Saturday, June 30, 2007

Separation of church and state is patriotic

Note: I have once again chosen to participate in the blogswarm against theocracy. The "theme" this time is "separation of church and state is patriotic". Below is my humble attempt to make my case for why I believe it is our patriotic duty to fight for separation of church and state, but from a decidedly different angle than others will probably be coming from: that of a Seething Mom who has a gay son.

Yes, I believe in God. And learning I had a gay son did not shake my belief in God, but it certainly destroyed my faith in organized religion, and (being a Catholic) Catholicism in particular. It made me realize that no matter what a Pope or any charismatic church leader wants to claim with astoundingly arrogant absolutism, they are just as human as I am ---- and just as capable of being wrong. Horribly, sinfully wrong.

As I've mentioned before, there were some serious cracks in my Catholic faith, none of which were big enough that I couldn’t just ignore or treat them as minor irritants, but when I learned my son was gay ---- I could no longer turn a blind eye to the Church’s teachings. Coming face to face with the fact that the only Church I’d ever known considered my son “intrinsically evil” and “objectively disordered” because of who he might choose to love left me no choice but to leave. I could no longer ignore a Church that was all too willing to single out my son as evil and spread that belief in the name of Jesus.

But what happens when religious dogma starts spilling out into politics and government? Should we be alarmed? Should we fight tooth and nail to preserve the separation of Church and State that our forefathers so adamantly believed in and insisted upon? Is it our patriotic duty to fight the melding of Church and State?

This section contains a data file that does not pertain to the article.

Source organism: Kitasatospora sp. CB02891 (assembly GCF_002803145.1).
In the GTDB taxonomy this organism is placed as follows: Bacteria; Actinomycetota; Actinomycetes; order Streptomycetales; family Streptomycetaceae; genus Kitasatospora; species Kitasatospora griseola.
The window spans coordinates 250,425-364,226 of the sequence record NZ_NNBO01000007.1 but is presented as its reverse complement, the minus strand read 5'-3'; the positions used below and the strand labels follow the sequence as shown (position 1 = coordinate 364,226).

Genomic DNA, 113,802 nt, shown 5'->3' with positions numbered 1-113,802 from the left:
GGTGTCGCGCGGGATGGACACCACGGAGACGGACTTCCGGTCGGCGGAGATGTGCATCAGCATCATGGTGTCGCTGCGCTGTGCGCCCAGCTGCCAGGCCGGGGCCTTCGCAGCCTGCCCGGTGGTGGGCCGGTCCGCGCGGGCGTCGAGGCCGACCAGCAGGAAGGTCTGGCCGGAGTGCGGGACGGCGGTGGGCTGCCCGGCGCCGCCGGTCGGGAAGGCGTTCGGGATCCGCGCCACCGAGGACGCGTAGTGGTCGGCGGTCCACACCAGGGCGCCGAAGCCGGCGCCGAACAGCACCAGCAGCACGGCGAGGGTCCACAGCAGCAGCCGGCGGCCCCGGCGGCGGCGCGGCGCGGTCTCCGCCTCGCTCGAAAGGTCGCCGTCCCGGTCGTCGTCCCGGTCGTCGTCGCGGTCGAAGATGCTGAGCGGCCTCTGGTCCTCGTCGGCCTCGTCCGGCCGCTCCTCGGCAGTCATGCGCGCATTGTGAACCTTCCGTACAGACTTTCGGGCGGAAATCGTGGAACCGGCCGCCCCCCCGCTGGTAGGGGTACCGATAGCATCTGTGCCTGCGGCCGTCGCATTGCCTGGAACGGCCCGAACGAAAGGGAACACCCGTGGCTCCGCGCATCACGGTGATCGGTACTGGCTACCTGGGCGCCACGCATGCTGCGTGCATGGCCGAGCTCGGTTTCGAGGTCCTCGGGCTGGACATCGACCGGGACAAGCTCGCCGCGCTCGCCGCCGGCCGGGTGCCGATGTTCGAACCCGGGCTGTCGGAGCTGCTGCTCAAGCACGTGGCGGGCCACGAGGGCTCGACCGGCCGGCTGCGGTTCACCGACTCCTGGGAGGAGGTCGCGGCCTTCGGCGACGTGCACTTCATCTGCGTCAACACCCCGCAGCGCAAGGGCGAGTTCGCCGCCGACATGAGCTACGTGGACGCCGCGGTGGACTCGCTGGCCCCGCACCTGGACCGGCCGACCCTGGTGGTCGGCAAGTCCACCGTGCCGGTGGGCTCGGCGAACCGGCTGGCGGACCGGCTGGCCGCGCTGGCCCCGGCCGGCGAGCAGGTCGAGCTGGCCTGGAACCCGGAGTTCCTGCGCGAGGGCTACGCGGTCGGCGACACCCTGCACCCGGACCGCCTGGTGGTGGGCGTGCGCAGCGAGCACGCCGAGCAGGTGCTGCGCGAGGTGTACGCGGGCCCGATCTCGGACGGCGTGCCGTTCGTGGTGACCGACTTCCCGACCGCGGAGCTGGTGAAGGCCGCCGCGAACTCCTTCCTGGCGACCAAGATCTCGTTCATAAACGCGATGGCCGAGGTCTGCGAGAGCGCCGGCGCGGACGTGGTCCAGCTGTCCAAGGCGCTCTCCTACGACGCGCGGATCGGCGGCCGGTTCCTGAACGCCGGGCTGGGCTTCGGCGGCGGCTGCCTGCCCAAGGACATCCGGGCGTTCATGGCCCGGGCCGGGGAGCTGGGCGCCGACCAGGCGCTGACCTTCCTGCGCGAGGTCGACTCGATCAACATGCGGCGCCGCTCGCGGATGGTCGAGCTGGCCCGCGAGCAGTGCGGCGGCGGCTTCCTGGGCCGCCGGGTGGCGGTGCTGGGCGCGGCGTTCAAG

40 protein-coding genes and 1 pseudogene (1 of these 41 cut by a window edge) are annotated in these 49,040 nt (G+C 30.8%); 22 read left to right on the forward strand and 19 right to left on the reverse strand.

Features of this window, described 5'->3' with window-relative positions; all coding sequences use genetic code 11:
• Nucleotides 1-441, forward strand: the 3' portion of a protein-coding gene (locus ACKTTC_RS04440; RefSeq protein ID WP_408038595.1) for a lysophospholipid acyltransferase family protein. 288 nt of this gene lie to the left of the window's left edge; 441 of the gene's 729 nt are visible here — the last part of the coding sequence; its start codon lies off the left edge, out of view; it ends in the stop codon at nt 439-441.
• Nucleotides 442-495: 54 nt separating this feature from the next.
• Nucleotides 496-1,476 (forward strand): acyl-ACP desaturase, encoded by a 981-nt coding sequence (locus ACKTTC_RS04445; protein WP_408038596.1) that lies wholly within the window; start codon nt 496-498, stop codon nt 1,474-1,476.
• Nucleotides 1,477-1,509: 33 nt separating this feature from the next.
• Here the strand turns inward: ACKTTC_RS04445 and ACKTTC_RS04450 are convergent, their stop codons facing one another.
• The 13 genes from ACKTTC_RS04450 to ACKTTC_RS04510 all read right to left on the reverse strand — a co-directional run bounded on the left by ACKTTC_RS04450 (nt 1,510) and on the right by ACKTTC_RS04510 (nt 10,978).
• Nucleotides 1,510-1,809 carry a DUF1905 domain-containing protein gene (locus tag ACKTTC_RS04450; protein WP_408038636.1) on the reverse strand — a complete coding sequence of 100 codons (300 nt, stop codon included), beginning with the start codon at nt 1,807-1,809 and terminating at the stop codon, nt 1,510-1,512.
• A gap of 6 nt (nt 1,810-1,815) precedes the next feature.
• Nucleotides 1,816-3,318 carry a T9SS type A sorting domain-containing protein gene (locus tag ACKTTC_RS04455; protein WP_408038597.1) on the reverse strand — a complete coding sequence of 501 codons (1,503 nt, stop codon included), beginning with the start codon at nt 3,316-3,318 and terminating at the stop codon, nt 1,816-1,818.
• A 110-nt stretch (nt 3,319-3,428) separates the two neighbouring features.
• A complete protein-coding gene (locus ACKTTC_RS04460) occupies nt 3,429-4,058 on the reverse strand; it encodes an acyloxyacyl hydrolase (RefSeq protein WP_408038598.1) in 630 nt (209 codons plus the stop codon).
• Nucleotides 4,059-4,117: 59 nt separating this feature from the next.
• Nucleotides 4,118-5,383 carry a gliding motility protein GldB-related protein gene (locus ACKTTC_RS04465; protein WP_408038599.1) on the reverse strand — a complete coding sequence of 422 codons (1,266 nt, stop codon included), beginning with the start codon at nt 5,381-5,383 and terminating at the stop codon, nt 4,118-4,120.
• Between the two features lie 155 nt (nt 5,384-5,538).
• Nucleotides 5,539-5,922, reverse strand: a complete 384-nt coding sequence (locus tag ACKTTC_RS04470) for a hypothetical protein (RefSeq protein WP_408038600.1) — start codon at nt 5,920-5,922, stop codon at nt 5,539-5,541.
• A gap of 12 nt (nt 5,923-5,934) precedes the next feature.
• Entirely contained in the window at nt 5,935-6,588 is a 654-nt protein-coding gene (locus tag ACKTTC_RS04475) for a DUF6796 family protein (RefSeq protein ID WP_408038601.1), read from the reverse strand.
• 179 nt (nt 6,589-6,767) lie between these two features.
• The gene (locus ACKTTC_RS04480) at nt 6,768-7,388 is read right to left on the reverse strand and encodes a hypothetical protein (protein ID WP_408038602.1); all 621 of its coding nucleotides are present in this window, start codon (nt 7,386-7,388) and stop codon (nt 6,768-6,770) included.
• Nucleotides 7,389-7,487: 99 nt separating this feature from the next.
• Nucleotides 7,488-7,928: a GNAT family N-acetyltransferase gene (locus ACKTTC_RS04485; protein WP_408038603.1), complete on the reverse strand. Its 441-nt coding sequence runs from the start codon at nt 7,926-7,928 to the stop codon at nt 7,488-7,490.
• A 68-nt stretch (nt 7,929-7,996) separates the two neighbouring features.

In a word:


Let me start by asking a question first posed by Mel Seesholtz, Ph.D. in an article in the Atlantic Free Press:

[W]hat is it about the dogma of organized religion that compels so many otherwise sane, humanistic people to abandon reason and common sense and embrace hate and discrimination at the bidding of “religious leaders”?

This is a question that really resonates with me, especially in light of the religious (and political) persecution of gays and lesbians going on today. But as the author points out, there isn’t any one easy answer. Perhaps one reason might be because:

… humanity has not yet evolved beyond the schadenfreude need to hate someone or some group. The dogma of organized religion not only fuels but also justifies that need.

And this is what frightens me most about the hatred and homophobia which has been emanating from many of our churches and oozing into our government like a dreaded disease:

Organized religion and the dogma its spawns are based on “us vs. them” thinking: believers vs. non-believers. Add to that the fact fanatical believers convince themselves that they – and they alone – know “God’s will” and crimes against humanity are sure to follow, ad majorem gloriam Dei. History is replete with examples of how religion in the hands evil men can corrupt governments and justify denying basic human and civil rights. From the Holy Inquisition, through the Third Reich to the Taliban and Nigeria’s supposedly secular parliament, the story remains the same.